Behavior is already starting to change – more people are turning off lights in unoccupied offices and rooms, more people are using ceramic mugs rather than disposable cups for coffee…
Excitement that they can help the System save money by changing how we do things – people were so anxious to help, it was wonderful
Next steps identified:
Codify existing rules related to recycling and energy savings and create a staff web page so people can reference the info – things like what is recyclable, who is responsible for turning off lights, making sure everyone is turning off computers/monitors at the end of the day…
Create tip sheet on reducing paper use based on the input from staff gathered over the last month
Work with the Computer Operations Department to audit all computers and printers in the building to make sure they have basic energy saving settings in place and to develop how-to info for people that want to adjust the energy saving settings
Use input from staff to create a checklist of things they can personally do to reduce energy consumption
Develop a staff education event to orient them to the building, how they can play a part in reducing, reusing and recycling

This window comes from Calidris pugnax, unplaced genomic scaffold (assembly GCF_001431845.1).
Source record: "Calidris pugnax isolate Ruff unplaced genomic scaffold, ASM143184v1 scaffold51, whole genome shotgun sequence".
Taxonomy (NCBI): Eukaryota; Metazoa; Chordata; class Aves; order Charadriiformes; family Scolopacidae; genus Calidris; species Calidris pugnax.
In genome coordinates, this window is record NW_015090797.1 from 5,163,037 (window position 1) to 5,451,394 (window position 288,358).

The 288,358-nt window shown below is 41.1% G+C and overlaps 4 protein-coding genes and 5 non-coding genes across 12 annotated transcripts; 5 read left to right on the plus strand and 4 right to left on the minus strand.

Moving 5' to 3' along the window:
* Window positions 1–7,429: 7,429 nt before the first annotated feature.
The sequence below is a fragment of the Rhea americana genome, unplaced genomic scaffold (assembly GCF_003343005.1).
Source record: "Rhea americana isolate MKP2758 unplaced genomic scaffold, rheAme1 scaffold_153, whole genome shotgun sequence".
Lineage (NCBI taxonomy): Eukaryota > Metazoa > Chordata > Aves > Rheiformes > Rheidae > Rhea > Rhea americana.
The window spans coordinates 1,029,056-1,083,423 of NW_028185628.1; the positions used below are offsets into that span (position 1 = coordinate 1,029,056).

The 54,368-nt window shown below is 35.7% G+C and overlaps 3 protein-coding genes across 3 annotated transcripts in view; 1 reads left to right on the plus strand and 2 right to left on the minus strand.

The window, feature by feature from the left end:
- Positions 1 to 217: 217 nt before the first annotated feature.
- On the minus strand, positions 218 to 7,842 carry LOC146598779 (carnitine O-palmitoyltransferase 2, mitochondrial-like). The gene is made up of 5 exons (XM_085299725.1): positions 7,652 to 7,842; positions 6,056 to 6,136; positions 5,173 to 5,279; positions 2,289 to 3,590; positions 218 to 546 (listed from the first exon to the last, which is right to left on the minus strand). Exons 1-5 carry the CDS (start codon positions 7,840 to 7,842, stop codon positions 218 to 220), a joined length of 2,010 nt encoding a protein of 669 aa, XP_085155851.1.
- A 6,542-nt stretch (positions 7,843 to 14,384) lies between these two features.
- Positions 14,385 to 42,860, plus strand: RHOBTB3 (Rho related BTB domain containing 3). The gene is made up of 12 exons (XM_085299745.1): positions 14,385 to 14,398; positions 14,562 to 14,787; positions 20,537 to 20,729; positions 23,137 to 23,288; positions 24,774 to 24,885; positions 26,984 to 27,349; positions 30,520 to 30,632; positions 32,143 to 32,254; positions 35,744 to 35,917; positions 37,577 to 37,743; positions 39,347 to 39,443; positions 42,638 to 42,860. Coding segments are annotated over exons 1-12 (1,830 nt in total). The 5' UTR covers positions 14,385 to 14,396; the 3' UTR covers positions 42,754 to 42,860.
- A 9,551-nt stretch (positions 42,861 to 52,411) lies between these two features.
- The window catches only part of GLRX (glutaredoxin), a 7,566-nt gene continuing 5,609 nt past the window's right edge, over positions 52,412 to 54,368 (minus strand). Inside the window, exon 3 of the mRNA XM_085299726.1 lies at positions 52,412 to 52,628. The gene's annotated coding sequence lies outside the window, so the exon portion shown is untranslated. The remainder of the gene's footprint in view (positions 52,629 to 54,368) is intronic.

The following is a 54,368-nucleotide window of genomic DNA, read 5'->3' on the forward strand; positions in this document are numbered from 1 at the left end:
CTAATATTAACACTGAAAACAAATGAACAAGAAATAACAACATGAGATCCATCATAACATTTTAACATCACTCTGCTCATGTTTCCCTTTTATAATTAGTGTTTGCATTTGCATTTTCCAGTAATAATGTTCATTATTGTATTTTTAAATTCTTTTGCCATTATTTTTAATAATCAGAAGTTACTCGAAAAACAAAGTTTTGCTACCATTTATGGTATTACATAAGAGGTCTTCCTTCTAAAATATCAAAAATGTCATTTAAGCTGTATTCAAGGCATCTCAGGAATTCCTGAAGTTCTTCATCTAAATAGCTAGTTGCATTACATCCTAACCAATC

So for those of you in our member libraries – the Business Office won the MHLS Go Green Challenge – they came up with twice as many ideas as the other two floors. Doris, our receptionist, was the champ, I got more ideas from her than anyone in the building! Go Green!
Louise is the former (now retired) director of the Fayetteville Public Library (AK). She spearheaded one of the first LEED libraries in the country and in recognition of her achievements Fayetteville was named LJ Library of the year in 2005.
In the Let Green Creep article Louise speaks to the issue of greening operations, not just a facility. It is an important lesson to be “green all over,” to not let greening end once your building gets its certificate of occupancy but to really live green in a green building.
As mentioned in a previous post, an attendee at one of my workshops asked about flaws reported in the Energy Star program. Here’s what I’ve learned: